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Good typography can add tremendous power to your design and your message, whether it is a print- or screen-based project, a still or motion graphic, a 3D or 2D graphic. This course explains good typographic practices, so that you can develop an "eye" for type and understand how to effectively use it. Author Ina Saltz explains type classifications (serif vs. sans serif, display type vs. text type), how type is measured, sized, and organized, and how spacing and alignment affect your design. She also explains how to use kerning, tracking, leading, and line length, and covers the history and current trends in typography. The course teaches the principles of legibility, readability, and compatibility, and how they should be considered when you're selecting and designing with type.
You might not think of numbers as special, but they're quite different from our Latin letters. They come down to us from Hindu-Arabic forms, which is why you may remember hearing the term Arabic numerals. You may have noticed that some fonts have numbers that are all the same height. These are called lining numbers. They work well with capital letters, because they are designed to have the same height and weight. Tabular numbers are all the same height too, but with a difference. They have a fixed width to ensure that columns of data align correctly, creating well-balanced tables and charts.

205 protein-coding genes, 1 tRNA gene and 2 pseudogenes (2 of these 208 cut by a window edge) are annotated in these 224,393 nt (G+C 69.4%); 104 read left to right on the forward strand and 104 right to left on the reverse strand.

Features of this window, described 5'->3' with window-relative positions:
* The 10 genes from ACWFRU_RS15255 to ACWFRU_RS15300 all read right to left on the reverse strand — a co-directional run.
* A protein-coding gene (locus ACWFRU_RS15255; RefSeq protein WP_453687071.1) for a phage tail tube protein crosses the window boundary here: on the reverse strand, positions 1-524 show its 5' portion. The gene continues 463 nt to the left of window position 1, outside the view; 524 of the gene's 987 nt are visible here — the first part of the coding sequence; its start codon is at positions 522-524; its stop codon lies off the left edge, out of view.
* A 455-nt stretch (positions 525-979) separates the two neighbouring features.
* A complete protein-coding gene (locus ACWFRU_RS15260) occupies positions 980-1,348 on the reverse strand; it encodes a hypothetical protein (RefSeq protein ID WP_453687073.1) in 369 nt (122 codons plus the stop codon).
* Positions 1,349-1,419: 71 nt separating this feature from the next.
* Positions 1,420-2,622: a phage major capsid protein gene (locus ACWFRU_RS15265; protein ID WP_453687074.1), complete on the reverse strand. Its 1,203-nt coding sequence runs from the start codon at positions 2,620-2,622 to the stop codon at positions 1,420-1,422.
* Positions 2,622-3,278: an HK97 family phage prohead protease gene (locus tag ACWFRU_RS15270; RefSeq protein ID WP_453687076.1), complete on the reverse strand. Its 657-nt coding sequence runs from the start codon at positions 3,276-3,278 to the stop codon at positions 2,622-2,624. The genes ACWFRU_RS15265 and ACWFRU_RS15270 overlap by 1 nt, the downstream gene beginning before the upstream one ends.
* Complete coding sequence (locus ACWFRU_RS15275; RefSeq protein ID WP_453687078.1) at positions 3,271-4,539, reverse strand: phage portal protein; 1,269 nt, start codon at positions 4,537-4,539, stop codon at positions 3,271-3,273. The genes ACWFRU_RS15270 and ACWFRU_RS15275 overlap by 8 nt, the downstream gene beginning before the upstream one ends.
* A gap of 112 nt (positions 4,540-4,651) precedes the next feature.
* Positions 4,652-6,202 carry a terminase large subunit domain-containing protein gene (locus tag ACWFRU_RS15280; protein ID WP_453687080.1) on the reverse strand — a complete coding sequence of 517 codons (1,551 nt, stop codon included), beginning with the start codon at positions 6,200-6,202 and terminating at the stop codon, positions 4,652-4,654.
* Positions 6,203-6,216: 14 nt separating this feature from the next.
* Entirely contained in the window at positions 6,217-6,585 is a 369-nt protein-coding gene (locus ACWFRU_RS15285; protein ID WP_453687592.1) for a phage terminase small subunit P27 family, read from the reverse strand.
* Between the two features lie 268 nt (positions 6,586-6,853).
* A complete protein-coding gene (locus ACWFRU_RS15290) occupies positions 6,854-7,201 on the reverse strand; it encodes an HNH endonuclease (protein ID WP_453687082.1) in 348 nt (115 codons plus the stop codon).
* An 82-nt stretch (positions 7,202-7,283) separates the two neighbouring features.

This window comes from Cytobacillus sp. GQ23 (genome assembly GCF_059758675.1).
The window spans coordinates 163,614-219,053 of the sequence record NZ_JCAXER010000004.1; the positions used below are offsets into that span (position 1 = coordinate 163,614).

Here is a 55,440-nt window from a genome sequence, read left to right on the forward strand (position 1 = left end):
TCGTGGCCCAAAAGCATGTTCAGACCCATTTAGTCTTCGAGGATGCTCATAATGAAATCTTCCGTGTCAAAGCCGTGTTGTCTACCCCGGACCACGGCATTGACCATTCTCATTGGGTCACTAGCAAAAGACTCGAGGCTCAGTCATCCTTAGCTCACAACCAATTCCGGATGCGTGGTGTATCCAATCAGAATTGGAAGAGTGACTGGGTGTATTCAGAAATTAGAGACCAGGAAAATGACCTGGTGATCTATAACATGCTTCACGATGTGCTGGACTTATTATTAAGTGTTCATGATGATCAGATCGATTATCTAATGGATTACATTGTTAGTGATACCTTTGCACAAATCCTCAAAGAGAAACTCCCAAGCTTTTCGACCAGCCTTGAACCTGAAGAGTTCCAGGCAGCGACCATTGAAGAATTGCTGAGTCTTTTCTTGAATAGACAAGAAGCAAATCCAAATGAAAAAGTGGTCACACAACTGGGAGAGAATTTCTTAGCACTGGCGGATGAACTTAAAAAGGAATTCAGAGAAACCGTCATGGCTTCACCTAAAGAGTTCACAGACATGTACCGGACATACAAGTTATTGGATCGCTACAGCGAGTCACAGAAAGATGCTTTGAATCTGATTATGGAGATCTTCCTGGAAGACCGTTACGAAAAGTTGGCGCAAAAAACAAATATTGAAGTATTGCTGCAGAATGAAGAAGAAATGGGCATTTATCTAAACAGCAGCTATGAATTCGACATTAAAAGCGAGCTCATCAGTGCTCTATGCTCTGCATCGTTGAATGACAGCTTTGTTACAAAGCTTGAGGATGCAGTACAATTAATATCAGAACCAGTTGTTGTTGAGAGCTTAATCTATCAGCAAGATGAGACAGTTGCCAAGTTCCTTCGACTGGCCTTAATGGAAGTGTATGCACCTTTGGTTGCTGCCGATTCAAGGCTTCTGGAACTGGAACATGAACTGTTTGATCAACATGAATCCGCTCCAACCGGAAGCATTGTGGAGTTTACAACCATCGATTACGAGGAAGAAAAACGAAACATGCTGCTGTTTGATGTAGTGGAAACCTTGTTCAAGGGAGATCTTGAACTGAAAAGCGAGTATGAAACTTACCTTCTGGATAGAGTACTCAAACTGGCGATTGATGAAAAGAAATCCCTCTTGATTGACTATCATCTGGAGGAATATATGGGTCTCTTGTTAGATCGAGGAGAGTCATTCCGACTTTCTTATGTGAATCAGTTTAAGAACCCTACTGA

You may also have noticed that some fonts have numbers that have different heights and baselines, these are called old-style numbers. These varying heights correspond to the lowercase with its descenders and ascenders. They are intended for use within text so that they blend into the color of the text. Lining figures look uncomfortable within text, because they stick out too much. So if the font you are using only has lining figures, you can minimize the problem by reducing the point size of the numbers a bit, it's not ideal, but it's a good fix.
Better yet, look for a typeface with both lining and old-style numbers. Many type designers now release both sets of numbers with their typefaces so they'll be more useful. Let's not forget about fractions. Most fonts have a set of the most common fractions and they are designed to have the proper weight to work with text type. But what if you need to use 5/32nds? There are specialized typefaces that have extensive sets of fractions and typefaces that have special numbers designed to be combined into any fractions you need to create, we call these properly weighted fractionals.
When working with numbers, remember to match up their use with their height. Use old-style numbers within text and tabular numbers when designing tables and charts. When designing with all caps, use lining numbers. Combine that with using properly weighted fractionals, and that's all it takes to work with numbers like a pro.
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